For anyone who enjoys wonderfully perceptive drawings, however crude or complex, with minimal, but telling text.

For anyone who grew up in the 50s-70s who knew something about what was happening in eastern Europe then, but did/does not quite know for sure.

For anyone who wants to know how the Soviet Union kept control of this country, and several others for 40 years, but then lost it.

For anyone who thinks socialism works, or is the wave of the future or is inevitable.

I recommend this book for you. Buy it, read it (in about 30-60 minutes), discuss it with anyone, give a copy to a friend and cherish it. It is brilliant.
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on October 8, 2016
I love the print version of this book, but found the electronic version difficult to navigate. There were lots of sizing issues and the zoom feature made it difficult to keep the big picture while also being able to see. If you did not use the zoom, you couldn't see anything. Meanwhile, the book itself is amazing. There are several great interviews of Peter Sis online and I highly recommend them also.
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on September 18, 2007
This is a lovely book. The art work is so well done, and the story it tells really rings true. I sent it to my friends who left Czechoslovakia during the Prague Spring and they were delighted with it. They certainly identified with all of it! Highly recommended.
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on April 13, 2015
Absolutely, perfect description and illustration of what it meant to grow up in Communist Czechoslovakia. It is not overly dramatic or sensational. It gives the reader a straight forward understanding of the situations faced by the people of that country during those times. It is a picture book that is meant for adults as well as older children.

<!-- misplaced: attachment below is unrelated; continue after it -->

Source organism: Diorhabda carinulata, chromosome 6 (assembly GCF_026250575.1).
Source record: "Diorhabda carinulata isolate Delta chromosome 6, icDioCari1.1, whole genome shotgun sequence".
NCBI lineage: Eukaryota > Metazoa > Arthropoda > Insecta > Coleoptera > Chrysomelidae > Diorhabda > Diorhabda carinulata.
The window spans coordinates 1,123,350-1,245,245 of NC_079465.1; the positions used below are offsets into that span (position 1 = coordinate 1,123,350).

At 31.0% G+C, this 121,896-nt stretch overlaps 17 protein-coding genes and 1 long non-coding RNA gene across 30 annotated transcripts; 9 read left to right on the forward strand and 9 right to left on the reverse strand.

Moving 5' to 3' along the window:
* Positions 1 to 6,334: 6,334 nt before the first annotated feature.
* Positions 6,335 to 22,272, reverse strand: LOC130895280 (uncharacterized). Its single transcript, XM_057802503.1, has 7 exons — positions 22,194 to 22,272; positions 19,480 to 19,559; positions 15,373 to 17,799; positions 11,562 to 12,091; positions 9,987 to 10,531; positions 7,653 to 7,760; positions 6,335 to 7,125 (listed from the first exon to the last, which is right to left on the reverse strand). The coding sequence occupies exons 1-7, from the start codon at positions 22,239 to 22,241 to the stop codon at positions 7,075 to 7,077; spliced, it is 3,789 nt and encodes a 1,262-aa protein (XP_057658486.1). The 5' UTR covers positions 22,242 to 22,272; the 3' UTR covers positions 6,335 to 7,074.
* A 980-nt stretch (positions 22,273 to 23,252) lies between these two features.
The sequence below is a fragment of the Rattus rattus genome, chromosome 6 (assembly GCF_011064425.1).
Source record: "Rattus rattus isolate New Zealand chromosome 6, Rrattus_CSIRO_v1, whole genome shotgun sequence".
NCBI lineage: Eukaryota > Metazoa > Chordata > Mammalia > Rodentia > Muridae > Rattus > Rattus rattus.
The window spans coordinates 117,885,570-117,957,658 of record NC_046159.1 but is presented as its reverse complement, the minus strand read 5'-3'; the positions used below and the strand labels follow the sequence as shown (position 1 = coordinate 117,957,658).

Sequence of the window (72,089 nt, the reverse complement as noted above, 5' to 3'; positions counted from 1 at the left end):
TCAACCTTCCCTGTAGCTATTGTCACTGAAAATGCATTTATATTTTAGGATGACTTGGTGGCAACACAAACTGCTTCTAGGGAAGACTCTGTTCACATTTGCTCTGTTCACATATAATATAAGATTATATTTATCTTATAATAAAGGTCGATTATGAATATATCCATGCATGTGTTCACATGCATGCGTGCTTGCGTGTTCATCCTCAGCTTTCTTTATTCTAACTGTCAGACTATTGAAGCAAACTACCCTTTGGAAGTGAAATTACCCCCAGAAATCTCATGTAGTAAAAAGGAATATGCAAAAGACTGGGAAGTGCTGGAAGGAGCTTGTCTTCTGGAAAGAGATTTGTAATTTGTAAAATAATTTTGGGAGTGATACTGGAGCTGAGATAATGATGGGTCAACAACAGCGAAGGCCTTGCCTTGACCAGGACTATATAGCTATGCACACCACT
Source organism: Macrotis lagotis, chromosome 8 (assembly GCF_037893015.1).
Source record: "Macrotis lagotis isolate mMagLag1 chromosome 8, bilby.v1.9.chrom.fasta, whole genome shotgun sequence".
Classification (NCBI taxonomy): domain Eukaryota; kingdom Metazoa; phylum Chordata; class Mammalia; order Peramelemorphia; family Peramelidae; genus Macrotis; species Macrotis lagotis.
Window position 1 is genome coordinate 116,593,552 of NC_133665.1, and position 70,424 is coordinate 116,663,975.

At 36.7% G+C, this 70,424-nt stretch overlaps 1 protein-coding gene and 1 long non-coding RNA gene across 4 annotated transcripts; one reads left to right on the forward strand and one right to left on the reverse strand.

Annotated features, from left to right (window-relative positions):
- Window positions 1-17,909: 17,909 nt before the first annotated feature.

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on August 30, 2014
I bought this book for a teaching unit on Eastern Europe. It met all expectations. The reader gets a real sense of life under Communist rule in a way that younger (middle school/high school) students can relate to.
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on September 5, 2009
The Wall is an autobiographical graphic novel/kids book about Peter Sis's life in Czechoslovakia during World War II. As a child, Peter loved to draw. As the book states, he drew shapes and people as a kid, and then tanks and wars as he got older, because that's what he was exposed to. The book follows his life from innocent child to Beatles obsessed teen who had to make his own instruments because real ones were banned. And all the while he drew, what he was allowed to in person, and what he wanted to in private. He kept drawing because it's what inspired him and what took him away from the life he was experiencing. The book ends epically on November 9th, with Peter imagining ways to get away and then realizing that he could as he watched the Berlin Wall fall.